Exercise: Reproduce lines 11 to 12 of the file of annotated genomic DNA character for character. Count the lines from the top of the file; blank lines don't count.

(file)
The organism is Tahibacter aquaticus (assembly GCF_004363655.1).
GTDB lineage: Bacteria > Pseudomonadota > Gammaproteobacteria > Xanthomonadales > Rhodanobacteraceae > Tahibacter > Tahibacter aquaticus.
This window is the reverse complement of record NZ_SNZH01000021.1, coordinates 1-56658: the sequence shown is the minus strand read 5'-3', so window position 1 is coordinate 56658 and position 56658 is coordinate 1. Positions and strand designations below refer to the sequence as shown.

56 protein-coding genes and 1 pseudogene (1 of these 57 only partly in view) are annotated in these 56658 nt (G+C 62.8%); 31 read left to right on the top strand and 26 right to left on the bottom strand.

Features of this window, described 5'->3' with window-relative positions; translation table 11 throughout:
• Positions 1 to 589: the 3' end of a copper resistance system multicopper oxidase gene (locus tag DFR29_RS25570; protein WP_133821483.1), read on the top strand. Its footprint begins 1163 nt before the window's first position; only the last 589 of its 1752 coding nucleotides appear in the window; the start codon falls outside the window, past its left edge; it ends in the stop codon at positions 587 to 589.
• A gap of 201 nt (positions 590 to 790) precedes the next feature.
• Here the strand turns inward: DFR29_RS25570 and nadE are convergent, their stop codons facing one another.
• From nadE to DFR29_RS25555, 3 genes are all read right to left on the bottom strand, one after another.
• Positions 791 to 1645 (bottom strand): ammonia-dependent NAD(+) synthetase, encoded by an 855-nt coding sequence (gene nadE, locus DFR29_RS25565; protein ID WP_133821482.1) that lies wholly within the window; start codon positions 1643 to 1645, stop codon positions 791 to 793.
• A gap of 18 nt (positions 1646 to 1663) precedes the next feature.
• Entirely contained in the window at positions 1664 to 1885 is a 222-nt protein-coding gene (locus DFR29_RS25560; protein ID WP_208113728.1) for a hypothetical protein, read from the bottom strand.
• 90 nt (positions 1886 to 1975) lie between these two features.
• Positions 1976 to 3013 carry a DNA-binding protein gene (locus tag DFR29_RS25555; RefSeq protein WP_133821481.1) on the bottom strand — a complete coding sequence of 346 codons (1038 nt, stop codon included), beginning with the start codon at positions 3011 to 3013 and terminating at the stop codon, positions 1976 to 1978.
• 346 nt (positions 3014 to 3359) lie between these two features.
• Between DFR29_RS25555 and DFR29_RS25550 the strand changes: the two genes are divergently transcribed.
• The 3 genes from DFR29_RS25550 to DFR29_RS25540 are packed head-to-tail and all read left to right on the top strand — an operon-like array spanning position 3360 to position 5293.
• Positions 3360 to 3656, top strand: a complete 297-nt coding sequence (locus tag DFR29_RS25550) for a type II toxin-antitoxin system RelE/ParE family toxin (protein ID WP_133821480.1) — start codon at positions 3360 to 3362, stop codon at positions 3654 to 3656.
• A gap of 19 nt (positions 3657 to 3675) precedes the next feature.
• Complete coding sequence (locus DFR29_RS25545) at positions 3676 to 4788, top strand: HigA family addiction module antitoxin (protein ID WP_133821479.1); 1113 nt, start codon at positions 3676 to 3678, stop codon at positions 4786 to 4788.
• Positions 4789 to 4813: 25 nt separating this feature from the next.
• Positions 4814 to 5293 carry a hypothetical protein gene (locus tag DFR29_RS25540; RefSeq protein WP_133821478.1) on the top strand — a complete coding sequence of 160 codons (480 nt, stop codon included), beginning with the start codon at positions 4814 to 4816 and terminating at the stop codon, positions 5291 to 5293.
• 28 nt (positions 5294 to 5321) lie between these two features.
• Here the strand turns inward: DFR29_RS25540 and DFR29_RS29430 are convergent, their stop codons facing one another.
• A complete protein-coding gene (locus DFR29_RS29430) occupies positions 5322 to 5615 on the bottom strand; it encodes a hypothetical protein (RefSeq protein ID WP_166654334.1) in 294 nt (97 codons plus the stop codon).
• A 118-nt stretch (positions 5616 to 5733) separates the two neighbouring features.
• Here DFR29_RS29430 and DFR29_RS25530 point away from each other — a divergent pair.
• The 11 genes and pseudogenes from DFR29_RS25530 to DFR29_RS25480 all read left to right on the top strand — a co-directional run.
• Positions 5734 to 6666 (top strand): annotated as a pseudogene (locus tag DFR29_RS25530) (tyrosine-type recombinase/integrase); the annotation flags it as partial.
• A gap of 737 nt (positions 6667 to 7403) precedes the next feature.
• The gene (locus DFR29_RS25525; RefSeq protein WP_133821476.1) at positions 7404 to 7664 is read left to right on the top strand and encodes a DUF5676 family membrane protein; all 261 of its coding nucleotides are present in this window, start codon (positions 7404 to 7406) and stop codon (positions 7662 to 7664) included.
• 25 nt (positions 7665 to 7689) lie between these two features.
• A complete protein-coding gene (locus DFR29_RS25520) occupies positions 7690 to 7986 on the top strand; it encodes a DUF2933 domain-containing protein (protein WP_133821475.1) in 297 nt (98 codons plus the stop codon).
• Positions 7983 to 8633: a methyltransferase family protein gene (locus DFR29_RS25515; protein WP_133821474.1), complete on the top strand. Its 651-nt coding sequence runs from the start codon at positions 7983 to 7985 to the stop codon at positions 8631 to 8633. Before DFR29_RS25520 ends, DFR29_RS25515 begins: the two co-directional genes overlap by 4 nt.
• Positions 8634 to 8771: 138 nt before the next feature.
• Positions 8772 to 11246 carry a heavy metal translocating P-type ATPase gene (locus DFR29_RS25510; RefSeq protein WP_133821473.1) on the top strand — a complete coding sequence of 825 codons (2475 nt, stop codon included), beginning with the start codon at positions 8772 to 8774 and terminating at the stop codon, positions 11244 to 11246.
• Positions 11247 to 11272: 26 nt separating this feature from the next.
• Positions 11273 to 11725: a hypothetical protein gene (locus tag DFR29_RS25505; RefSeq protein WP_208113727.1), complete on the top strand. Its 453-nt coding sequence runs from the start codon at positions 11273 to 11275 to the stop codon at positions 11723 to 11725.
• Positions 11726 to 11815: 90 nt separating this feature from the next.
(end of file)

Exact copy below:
• A gap of 18 nt (positions 1646 to 1663) precedes the next feature.
• Entirely contained in the window at positions 1664 to 1885 is a 222-nt protein-coding gene (locus DFR29_RS25560; protein ID WP_208113728.1) for a hypothetical protein, read from the bottom strand.